Any ADN-BSN programs without ridiculous papers? - page 29

by adnrnstudent | 50,942 Views | 299 Comments

Taking my 1st ADN-BSN class. Thinking of dropping it with only 1 week left. 1st class and already a 6 to 8 page paper. A concept analysis of 1 of the following 4 words: Caring, Hope, Trust, or Fear. This is absolutely... Read More


  1. 2
    Quote from PMFB-RN
    I don't think there is. I think the profession side will not rest until they have driven every last "trade" minded nurse out of the field. We see examples of this often.
    Agreed. And patient safety will suffer for it.
    nursel56 and PMFB-RN like this.
  2. 2
    Quote from OCNRN63
    ​Having observed what my co-workers went through to go from RN->BSN, I am not interested in doing silly posters and other projects. I'm a nurse, not a 5 year old in an arts and crafts class.
    OMG AGREED. We did group poster projects and they used them at a health fair for the hospital we were associated with, for the nurses to come over and claim some CEU's. Hey, no problem, I love being a presenter for continuing education classes. Only thing is, I used to get paid for it as a lawyer, so I really don't want to be your free provider now. And the glue makes my fingers sticky.
    OCNRN63 and nursel56 like this.
  3. 1
    Quote from PMFB-RN
    The assingment I got to put a golf ball in the dominant hand, then put a sock over it and keep it that way all day then write a paper about what it was like to have to learn to do thing differently was abserd.
    Actually that sounds like fun to me, over the original subject of this thread which was a 6-8 pager on one word - er sorry, "concept."
    nursel56 likes this.
  4. 4
    Quote from PMFB-RN
    Speaking for myself, I dont' object to writing papers, it's the kind of papers that bothers me. Doing research papers on evidenced based practice issues, or pharm or patho would be fine.
    The assingment I got to put a golf ball in the dominant hand, then put a sock over it and keep it that way all day then write a paper about what it was like to have to learn to do thing differently was abserd.
    "Abserd?" Really? There should plenty to say about what it's like for a stroke victim to learn how to live without one arm. If you're a student, you probably haven't really gotten it down why an incident in the right brain causes paresis in the left side. Do you remember your anatomy on that? How does the brain "compensate" for the dead part of the brain and create new neural pathways to re-create the skill in another hand? LOTS of places to go with this. Being able or organize our thoughts on paper helps us be rational, thinking people.
    poppycat, OCNRN63, elkpark, and 1 other like this.
  5. 2
    Quote from subee
    "Abserd?" Really? There should plenty to say about what it's like for a stroke victim to learn how to live without one arm. If you're a student, you probably haven't really gotten it down why an incident in the right brain causes paresis in the left side. Do you remember your anatomy on that? How does the brain "compensate" for the dead part of the brain and create new neural pathways to re-create the skill in another hand? LOTS of places to go with this. Being able or organize our thoughts on paper helps us be rational, thinking people.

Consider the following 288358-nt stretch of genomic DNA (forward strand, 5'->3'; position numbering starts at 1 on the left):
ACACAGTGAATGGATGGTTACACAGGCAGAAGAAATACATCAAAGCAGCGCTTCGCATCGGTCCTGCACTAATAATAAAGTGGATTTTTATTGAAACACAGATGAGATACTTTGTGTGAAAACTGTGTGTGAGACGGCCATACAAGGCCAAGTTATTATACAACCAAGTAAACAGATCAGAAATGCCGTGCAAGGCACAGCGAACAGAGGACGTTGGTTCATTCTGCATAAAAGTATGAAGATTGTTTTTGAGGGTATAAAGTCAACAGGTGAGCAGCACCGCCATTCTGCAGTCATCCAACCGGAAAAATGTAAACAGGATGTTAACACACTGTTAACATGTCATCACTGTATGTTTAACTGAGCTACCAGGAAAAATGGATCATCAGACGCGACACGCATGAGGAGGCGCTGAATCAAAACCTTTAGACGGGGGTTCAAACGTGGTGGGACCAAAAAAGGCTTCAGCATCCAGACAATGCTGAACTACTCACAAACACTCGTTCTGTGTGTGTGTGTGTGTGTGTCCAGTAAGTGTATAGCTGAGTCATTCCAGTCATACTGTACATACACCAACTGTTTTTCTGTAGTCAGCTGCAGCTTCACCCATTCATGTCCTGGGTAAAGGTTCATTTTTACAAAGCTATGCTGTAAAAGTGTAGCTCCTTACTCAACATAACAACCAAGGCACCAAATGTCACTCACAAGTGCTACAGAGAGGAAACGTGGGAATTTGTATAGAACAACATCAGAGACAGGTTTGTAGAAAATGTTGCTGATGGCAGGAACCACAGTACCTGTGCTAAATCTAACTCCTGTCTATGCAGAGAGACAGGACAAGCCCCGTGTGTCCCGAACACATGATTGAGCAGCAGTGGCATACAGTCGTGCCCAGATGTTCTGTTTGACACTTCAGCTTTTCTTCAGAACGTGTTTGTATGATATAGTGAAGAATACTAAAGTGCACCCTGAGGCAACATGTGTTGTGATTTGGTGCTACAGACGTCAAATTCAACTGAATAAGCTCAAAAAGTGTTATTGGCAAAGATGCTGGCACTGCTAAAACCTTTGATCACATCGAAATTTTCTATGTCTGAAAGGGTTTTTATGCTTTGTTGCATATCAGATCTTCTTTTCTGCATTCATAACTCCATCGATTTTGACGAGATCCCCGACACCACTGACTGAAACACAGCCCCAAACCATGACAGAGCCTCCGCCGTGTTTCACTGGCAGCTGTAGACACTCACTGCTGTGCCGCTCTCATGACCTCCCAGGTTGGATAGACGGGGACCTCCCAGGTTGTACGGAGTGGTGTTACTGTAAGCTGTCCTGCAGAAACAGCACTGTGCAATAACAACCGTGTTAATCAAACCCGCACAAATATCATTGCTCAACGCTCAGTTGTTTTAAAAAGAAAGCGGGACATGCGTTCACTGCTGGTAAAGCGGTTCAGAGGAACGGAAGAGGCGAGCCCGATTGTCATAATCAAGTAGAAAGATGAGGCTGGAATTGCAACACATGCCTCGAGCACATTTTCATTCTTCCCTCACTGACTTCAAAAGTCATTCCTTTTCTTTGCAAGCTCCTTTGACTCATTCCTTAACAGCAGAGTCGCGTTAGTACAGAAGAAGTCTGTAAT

Hahahaha know your audience, is all I can say.
    OCNRN63 and PMFB-RN like this.
  6. 0
    "Abserd?" Really?
    Or absurd for you Americans.
  7. 1
    Quote from redhead_NURSE98!
    OMG AGREED. We did group poster projects and they used them at a health fair for the hospital we were associated with, for the nurses to come over and claim some CEU's. Hey, no problem, I love being a presenter for continuing education classes. Only thing is, I used to get paid for it as a lawyer, so I really don't want to be your free provider now. And the glue makes my fingers sticky.
    I recall one Saturday getting a post here from one freaked out long-time administrator and seasoned nurse who, in planning for a career day presentation overlooked the poster assignment, and was getting some disapproving arched brows from other nurses who had all completed their posters. Several of us craft-minded tried to help with ideas for cute shapes made from catheter-tubing. The saddest part was the level of distress the lady was expressing over the silly thing.

    Sounds like the golf ball assignment is a relative of the "you can't have empathy unless you go through the same thing the patient does" school of thought which is expressed in things like tying people to chairs and having their classmates feed them, and the like, bed baths, etc . . .or the giving high-school students a 5 pound bag of flour to lug around for a week so they know what it's like to be a parent (these now replaced by realistic and expensive manikins) in our schools)
    redhead_NURSE98! likes this.
  8. 0
    Quote from ThePrincessBride
    What class was it for?
    Cultural diversity.
  9. 2
    Quote from nursel56
    Sounds like the golf ball assignment is a relative of the "you can't have empathy unless you go through the same thing the patient does" school of thought which is expressed in things like tying people to chairs and having their classmates feed them, and the like, bed baths, etc .
    No, there wasn't really anything about nursing involved. It was a cultural diversity class and most of the other students were not even nurses.
    morte and nursel56 like this.
  10. 2
    I only had to write one paper in my ADN to BSN program. This was a "trans-cultural" nursing class; I had to write about the Eskimo population, which was OK, except I lived in Florida! We don't get too many Eskimo here. I made an A+ on it, though. I had the fortune of pairing with a classmate who went to nursing school in Alaska.
    poppycat and Esme12 like this.


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